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ONS recently conducted a review of gender pay statistics and found that no single measure could adequately explain the difference in men's and women's pay. ONS's preferred method is to show the pay difference for three measures: all employees, full-time employees and part-time employees.
The figures provided below come from the 2008 Annual Survey of Hours and Earnings and show the median hourly earnings, excluding overtime, for female and male employees and the ratio of female to male hourly earnings. The figures provided are for Great Britain.
|Hourly rate (£)||Ratio|
To ask the Minister of State, Department for Business, Innovation and Skills how much was
spent in (a) 2007-08 and (b) 2008-09 on the Enterprise Coaching Scheme; and how many businesses received assistance from the scheme in each of these years. 
Ms Rosie Winterton: Enterprise coaching became available as a service within the Solutions for Business portfolio in March 2009. There are no data on spend for earlier periods or for the month of March 2009. Annual spend data will become available in due course for 2009-10 and subsequent years. The service is aimed at individuals and so future information will refer to individuals rather than businesses who have been assisted.
Mr. Oaten: To ask the Minister of State, Department for Business, Innovation and Skills for how long funding for the Enterprise Finance Guarantee Scheme is estimated to last; and whether he plans to provide further assistance to small and medium sized enterprises after that date. 
Ms Rosie Winterton: The Enterprise Finance Guarantee is a temporary loan guarantee scheme available until the end of March 2010. We are considering the future of the scheme beyond March 2010 in the context of the pre-Budget report.
Mr. Amess: To ask the Minister of State, Department for Business, Innovation and Skills what assessment his Department has made of the effect on the number of jobs in the economy as a result of regulations on business introduced since May 1997; and if he will make a statement.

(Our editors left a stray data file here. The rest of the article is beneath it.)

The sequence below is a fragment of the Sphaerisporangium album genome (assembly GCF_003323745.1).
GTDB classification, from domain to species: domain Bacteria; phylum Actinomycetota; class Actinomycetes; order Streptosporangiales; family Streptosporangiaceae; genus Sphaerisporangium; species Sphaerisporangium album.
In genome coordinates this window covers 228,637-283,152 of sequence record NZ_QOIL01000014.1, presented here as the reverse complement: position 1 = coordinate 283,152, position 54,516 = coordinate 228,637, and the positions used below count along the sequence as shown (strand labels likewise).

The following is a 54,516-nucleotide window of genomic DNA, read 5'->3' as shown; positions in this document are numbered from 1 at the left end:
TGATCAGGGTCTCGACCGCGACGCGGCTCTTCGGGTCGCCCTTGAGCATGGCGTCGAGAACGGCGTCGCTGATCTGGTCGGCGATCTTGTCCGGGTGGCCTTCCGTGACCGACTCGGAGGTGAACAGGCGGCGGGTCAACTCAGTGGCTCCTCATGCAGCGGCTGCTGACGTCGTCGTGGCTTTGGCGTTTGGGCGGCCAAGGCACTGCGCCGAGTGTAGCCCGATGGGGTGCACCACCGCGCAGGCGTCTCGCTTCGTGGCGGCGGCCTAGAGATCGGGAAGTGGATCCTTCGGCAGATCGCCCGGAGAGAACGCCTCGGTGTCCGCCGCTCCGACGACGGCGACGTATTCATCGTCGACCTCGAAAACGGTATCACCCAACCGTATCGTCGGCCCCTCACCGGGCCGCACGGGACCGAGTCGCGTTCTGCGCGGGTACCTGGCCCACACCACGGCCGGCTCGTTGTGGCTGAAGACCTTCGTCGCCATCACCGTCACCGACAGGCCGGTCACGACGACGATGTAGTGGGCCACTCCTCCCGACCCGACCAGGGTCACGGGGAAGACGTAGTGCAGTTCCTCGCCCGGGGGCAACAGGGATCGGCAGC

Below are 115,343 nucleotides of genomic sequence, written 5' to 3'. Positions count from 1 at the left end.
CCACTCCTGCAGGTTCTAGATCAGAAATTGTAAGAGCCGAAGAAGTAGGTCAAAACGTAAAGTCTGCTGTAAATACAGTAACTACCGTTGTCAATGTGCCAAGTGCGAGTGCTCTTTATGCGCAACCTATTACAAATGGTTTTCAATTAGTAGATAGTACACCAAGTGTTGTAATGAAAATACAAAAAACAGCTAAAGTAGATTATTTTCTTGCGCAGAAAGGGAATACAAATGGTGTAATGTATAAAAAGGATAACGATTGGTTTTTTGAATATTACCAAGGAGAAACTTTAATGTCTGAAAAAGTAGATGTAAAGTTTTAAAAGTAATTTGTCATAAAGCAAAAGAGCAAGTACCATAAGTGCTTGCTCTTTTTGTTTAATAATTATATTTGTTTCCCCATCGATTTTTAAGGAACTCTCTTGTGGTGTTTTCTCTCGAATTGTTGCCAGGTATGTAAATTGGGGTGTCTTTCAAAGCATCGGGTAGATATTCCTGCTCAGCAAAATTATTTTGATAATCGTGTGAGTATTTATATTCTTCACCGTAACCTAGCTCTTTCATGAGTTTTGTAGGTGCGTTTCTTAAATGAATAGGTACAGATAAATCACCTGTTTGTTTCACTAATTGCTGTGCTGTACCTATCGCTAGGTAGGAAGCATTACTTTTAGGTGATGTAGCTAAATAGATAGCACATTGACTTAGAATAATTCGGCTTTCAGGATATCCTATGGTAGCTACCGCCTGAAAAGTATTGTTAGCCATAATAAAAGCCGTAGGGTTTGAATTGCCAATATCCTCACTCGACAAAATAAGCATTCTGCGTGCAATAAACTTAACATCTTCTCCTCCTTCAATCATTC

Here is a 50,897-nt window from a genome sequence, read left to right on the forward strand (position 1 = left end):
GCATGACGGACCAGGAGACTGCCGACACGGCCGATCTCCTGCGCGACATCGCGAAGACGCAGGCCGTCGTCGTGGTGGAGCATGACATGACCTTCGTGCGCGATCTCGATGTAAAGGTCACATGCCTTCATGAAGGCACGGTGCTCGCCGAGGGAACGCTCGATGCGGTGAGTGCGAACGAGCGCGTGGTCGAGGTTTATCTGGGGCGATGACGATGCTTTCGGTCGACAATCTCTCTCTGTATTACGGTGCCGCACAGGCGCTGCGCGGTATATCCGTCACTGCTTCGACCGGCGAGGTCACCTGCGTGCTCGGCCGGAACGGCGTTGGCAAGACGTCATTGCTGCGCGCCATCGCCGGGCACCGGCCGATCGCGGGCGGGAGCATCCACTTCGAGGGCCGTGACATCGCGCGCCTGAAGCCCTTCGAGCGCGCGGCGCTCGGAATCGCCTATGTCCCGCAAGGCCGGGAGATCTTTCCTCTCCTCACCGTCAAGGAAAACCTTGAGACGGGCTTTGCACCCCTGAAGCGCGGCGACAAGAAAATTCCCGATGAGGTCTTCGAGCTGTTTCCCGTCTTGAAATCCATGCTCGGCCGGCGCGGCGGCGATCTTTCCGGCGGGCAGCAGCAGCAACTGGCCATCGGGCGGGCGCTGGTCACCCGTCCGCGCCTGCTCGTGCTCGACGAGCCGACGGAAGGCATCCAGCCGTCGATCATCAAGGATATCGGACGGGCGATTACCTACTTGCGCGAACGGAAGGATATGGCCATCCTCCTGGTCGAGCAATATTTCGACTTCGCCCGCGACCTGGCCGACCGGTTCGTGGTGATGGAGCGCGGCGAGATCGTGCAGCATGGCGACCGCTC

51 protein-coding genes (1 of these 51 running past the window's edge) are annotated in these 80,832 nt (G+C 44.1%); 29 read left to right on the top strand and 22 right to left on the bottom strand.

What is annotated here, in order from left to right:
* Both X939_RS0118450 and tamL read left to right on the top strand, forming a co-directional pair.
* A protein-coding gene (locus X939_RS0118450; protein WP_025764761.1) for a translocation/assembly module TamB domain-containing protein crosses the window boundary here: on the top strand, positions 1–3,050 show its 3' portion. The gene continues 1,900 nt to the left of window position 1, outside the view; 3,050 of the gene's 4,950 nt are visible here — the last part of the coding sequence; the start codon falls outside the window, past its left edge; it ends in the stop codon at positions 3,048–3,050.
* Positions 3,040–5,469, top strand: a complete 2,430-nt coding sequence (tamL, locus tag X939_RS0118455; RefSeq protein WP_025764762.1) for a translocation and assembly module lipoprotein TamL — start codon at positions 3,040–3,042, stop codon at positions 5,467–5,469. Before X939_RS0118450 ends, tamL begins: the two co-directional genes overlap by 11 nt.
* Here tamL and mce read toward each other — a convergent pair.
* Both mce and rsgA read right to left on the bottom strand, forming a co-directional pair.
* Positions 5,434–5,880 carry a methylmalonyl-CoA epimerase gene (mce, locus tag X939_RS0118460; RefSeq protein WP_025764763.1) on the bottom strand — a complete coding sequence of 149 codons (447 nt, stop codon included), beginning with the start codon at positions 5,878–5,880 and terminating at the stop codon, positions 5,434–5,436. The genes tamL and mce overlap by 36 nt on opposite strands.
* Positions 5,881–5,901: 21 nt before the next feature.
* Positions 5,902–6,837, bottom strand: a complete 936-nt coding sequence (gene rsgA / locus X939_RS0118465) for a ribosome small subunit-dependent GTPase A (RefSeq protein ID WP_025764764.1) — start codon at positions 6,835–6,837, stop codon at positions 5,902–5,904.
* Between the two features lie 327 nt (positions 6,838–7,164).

Ian Lucas: There has been no assessment of the overall effect of regulations on employment. Many regulations have net benefits for the economy and may therefore lead to positive impacts on the labour market.
Creating the right conditions for businesses to start up, grow and invest requires many elements including a strong and responsive regulatory framework. With the best business environment in Europe, and fifth best in the world, according to the World Bank, the UK already has an effective regulatory system which helps strengthen our society and our economy.
The Government are committed to, and are delivering, an ambitious programme of improving the way they regulate. We know the costs of regulation are a very real concern to businesses, especially in a challenging economic climate, so when we introduce new rules we need to make sure we maximise the benefits to businesses, the economy and society, and ensure the costs are minimised or reduced where possible.
is an important step in the better regulation agenda, increasing transparency and inviting greater scrutiny that will help improve the credibility and understanding of our regulatory framework further. The fact that the benefit cost ratio is above 1 indicates that there has been no economic loss which could have caused job losses. This publication, showing that benefits are nearly double the costs of regulation, sets an important benchmark for improving the way that Government regulates.
Mr. Maude: To ask the Minister of State, Department for Business, Innovation and Skills pursuant to the answer of 9 September 2009, Official Report, column 2072W, on Derek Draper and Charlie Whelan, what the purpose was of the meeting with Mr. Charlie Whelan on 15 January 2009. 
Mr. McFadden: I refer the right hon. Member to the answers I gave to the hon. Member for Huntingdon (Mr. Djanogly) on 15 October 2009, Official Report, column 1047W and 21 October 2009, Official Report, column 1522W.
John Penrose: To ask the Minister of State, Department for Business, Innovation and Skills what targets Companies House set for the time taken to process electronic incorporations in (a) July, (b) August, (c) September and (d) October 2009; how many such incorporations were not dealt with within the target time in each such month; and what steps Companies House has taken to deal with such incorporations not handled within target times. 
Ian Lucas: The target Companies House has for the processing of electronic incorporations is 95 per cent. within three working days. This was set out in my statement to the House on 18 May 2009, Official Report, column 69WS.
The increase in numbers of incorporations failing to meet the target in October was due to the implementation of the Companies Act 2006 and a variety of factors including: data processing issues; customer and staff lack of familiarity with new requirements; and initial issues with system performance.
Steps taken include: assigning resources; identifying and fixing data validation issues; clarifying and communicating policy issues. These steps resulted in incorporations targets being met from 9 October onwards.